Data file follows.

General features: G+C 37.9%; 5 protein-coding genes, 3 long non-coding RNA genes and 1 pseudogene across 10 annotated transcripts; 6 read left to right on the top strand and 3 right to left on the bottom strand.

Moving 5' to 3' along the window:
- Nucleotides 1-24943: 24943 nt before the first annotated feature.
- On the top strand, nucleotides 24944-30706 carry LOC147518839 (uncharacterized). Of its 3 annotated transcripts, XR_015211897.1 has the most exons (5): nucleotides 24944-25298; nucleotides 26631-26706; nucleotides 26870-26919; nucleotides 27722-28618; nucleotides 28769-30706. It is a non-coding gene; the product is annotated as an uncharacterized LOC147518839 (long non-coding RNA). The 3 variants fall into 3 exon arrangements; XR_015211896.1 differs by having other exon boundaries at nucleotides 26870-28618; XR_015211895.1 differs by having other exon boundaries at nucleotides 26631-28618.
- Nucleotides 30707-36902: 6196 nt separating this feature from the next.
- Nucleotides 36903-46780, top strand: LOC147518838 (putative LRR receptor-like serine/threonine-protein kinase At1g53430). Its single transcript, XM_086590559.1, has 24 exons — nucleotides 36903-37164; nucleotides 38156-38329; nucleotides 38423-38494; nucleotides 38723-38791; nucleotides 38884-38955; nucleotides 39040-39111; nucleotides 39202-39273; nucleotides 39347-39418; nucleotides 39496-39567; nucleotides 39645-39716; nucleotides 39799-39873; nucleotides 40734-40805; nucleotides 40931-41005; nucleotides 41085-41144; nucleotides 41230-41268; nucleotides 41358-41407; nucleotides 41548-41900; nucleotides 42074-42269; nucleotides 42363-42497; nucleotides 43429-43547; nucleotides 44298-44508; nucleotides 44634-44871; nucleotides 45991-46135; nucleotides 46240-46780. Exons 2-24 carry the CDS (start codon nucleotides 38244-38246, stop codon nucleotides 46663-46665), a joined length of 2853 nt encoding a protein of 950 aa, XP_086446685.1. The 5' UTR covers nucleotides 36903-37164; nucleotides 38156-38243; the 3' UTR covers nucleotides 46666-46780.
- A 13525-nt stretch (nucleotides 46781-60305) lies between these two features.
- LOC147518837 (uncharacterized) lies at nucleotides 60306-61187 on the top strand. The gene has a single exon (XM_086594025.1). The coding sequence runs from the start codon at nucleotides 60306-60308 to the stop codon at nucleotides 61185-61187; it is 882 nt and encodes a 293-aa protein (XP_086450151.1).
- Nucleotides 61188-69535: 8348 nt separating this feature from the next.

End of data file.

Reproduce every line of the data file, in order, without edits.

General features: G+C 37.9%; 5 protein-coding genes, 3 long non-coding RNA genes and 1 pseudogene across 10 annotated transcripts; 6 read left to right on the top strand and 3 right to left on the bottom strand.

Moving 5' to 3' along the window:
- Nucleotides 1-24943: 24943 nt before the first annotated feature.
- On the top strand, nucleotides 24944-30706 carry LOC147518839 (uncharacterized). Of its 3 annotated transcripts, XR_015211897.1 has the most exons (5): nucleotides 24944-25298; nucleotides 26631-26706; nucleotides 26870-26919; nucleotides 27722-28618; nucleotides 28769-30706. It is a non-coding gene; the product is annotated as an uncharacterized LOC147518839 (long non-coding RNA). The 3 variants fall into 3 exon arrangements; XR_015211896.1 differs by having other exon boundaries at nucleotides 26870-28618; XR_015211895.1 differs by having other exon boundaries at nucleotides 26631-28618.
- Nucleotides 30707-36902: 6196 nt separating this feature from the next.
- Nucleotides 36903-46780, top strand: LOC147518838 (putative LRR receptor-like serine/threonine-protein kinase At1g53430). Its single transcript, XM_086590559.1, has 24 exons — nucleotides 36903-37164; nucleotides 38156-38329; nucleotides 38423-38494; nucleotides 38723-38791; nucleotides 38884-38955; nucleotides 39040-39111; nucleotides 39202-39273; nucleotides 39347-39418; nucleotides 39496-39567; nucleotides 39645-39716; nucleotides 39799-39873; nucleotides 40734-40805; nucleotides 40931-41005; nucleotides 41085-41144; nucleotides 41230-41268; nucleotides 41358-41407; nucleotides 41548-41900; nucleotides 42074-42269; nucleotides 42363-42497; nucleotides 43429-43547; nucleotides 44298-44508; nucleotides 44634-44871; nucleotides 45991-46135; nucleotides 46240-46780. Exons 2-24 carry the CDS (start codon nucleotides 38244-38246, stop codon nucleotides 46663-46665), a joined length of 2853 nt encoding a protein of 950 aa, XP_086446685.1. The 5' UTR covers nucleotides 36903-37164; nucleotides 38156-38243; the 3' UTR covers nucleotides 46666-46780.
- A 13525-nt stretch (nucleotides 46781-60305) lies between these two features.
- LOC147518837 (uncharacterized) lies at nucleotides 60306-61187 on the top strand. The gene has a single exon (XM_086594025.1). The coding sequence runs from the start codon at nucleotides 60306-60308 to the stop codon at nucleotides 61185-61187; it is 882 nt and encodes a 293-aa protein (XP_086450151.1).
- Nucleotides 61188-69535: 8348 nt separating this feature from the next.